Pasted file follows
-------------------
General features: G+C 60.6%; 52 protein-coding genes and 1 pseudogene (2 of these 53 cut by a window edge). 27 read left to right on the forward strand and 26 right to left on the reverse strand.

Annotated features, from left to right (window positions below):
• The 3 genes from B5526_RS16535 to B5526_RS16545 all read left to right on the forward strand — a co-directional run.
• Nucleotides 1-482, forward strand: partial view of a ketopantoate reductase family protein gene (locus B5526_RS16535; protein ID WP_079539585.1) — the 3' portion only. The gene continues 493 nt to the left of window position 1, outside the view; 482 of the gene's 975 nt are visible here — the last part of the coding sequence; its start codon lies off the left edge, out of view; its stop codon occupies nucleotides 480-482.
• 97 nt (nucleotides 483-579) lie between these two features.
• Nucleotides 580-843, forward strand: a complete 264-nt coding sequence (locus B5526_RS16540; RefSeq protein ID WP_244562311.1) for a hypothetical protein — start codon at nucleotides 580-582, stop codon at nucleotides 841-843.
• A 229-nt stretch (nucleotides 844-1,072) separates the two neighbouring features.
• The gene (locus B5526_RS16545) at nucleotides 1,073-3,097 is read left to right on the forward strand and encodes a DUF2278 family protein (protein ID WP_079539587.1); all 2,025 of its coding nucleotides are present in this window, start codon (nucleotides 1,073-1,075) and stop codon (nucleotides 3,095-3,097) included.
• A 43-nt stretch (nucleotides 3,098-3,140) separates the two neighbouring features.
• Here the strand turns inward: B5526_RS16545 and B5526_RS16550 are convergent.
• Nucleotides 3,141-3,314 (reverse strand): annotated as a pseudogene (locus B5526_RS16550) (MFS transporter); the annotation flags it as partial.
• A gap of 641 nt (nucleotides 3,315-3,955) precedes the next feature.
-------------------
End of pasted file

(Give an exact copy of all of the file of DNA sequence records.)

General features: G+C 60.6%; 52 protein-coding genes and 1 pseudogene (2 of these 53 cut by a window edge). 27 read left to right on the forward strand and 26 right to left on the reverse strand.

Annotated features, from left to right (window positions below):
• The 3 genes from B5526_RS16535 to B5526_RS16545 all read left to right on the forward strand — a co-directional run.
• Nucleotides 1-482, forward strand: partial view of a ketopantoate reductase family protein gene (locus B5526_RS16535; protein ID WP_079539585.1) — the 3' portion only. The gene continues 493 nt to the left of window position 1, outside the view; 482 of the gene's 975 nt are visible here — the last part of the coding sequence; its start codon lies off the left edge, out of view; its stop codon occupies nucleotides 480-482.
• 97 nt (nucleotides 483-579) lie between these two features.
• Nucleotides 580-843, forward strand: a complete 264-nt coding sequence (locus B5526_RS16540; RefSeq protein ID WP_244562311.1) for a hypothetical protein — start codon at nucleotides 580-582, stop codon at nucleotides 841-843.
• A 229-nt stretch (nucleotides 844-1,072) separates the two neighbouring features.
• The gene (locus B5526_RS16545) at nucleotides 1,073-3,097 is read left to right on the forward strand and encodes a DUF2278 family protein (protein ID WP_079539587.1); all 2,025 of its coding nucleotides are present in this window, start codon (nucleotides 1,073-1,075) and stop codon (nucleotides 3,095-3,097) included.
• A 43-nt stretch (nucleotides 3,098-3,140) separates the two neighbouring features.
• Here the strand turns inward: B5526_RS16545 and B5526_RS16550 are convergent.
• Nucleotides 3,141-3,314 (reverse strand): annotated as a pseudogene (locus B5526_RS16550) (MFS transporter); the annotation flags it as partial.
• A gap of 641 nt (nucleotides 3,315-3,955) precedes the next feature.